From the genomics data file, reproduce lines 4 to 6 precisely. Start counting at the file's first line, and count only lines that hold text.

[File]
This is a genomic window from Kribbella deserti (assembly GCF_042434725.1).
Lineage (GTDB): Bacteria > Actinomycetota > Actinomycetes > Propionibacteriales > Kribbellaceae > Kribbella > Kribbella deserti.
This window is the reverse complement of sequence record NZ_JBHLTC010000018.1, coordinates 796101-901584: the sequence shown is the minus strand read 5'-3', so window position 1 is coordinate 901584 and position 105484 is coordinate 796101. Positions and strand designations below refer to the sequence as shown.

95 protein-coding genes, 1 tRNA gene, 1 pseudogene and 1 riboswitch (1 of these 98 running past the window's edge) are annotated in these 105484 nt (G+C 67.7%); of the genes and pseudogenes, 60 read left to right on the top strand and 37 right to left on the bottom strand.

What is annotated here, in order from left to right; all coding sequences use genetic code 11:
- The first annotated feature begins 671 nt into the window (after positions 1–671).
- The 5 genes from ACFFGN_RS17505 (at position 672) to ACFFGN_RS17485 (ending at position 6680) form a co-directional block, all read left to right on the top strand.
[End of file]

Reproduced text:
95 protein-coding genes, 1 tRNA gene, 1 pseudogene and 1 riboswitch (1 of these 98 running past the window's edge) are annotated in these 105484 nt (G+C 67.7%); of the genes and pseudogenes, 60 read left to right on the top strand and 37 right to left on the bottom strand.

What is annotated here, in order from left to right; all coding sequences use genetic code 11:
- The first annotated feature begins 671 nt into the window (after positions 1–671).